The Jews who had been ordered to assemble by the Cemetery in Kiev on the morning of the 29th September 1941 were marched out of town. With a mixture of deception and threats the Einsatzgruppen were able to marshal over 30,000 men, women and children to the killing grounds in the ravine of Babi Yar just outside the city. The death squads were now experienced in the business of mass murder and had perfected a process that dealt with large numbers of people remarkably quickly.
No matter how organised the process was, it was by no means a quick death for many of the victims, as the evidence from some of the very few survivors makes clear. Dina Pronicheva was one of those who survived to give evidence in one of the post war tribunals:
It was dark already…They lined us up on a ledge which was so small that we couldn’t get much of a footing on it. They began shooting us. I shut my eyes, clenched my fists, tensed all my muscles and took a plunge down before the bullets hit me. It seemed I was flying forever. But I landed safely on the bodies.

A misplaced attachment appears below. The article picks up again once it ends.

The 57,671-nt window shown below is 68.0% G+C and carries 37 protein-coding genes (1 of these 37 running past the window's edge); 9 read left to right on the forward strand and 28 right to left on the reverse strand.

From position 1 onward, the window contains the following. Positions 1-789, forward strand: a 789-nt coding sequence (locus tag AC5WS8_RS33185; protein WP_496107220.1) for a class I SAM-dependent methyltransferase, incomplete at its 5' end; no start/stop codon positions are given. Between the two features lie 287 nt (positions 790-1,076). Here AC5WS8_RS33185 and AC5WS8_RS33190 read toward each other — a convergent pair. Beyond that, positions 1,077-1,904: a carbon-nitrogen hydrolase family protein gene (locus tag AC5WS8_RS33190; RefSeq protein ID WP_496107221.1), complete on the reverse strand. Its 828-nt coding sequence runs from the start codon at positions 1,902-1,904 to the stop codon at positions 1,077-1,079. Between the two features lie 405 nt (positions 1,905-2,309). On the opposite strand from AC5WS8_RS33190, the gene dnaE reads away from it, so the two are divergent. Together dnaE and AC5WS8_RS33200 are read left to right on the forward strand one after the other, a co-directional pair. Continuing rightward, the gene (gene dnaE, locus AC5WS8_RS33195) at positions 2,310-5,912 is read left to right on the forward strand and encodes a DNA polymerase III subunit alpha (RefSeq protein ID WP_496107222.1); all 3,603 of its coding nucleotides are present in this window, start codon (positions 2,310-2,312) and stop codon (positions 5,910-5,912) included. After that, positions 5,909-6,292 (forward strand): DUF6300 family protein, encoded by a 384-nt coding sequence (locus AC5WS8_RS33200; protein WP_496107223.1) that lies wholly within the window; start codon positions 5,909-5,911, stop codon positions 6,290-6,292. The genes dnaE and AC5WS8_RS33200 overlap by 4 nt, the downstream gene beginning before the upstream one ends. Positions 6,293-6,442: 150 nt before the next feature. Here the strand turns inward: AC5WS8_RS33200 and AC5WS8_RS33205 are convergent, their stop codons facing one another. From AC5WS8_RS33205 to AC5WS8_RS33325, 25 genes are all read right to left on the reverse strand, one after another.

After a while, when the shooting stopped, I heard the Germans climbing into the ravine. They started finishing off all those who were not dead yet, those who were moaning, hiccuping, tossing, writhing in agony. They ran their flashlights over the bodies and finished off all who moved.
I was lying so still without stirring, terrified of giving myself away. I felt I was done for. I decided to keep quiet. They started covering the corpses over with earth. They must have put quite a lot over me because I felt I was beginning to suffocate. But I was afraid to move. I was gasping for breath. I knew I would suffocate. Then I decided it was better to be shot than buried alive.
I stirred but I didn’t know that it was quite dark already. Using my left arm I managed to move a little way up. Then I took a deep breath, summoned up my waning strength and crawled out from under the cover of earth. It was dark. But all the same it was dangerous to crawl because of the searching beams of flashlight and they continued shooting at those who moaned. They might hit me. So I had to be careful.
I was lucky enough to crawl up one of the high walls of the ravine, and straining every nerve and muscle, got out of it.
For other testimonies see the Holocaust Research Project.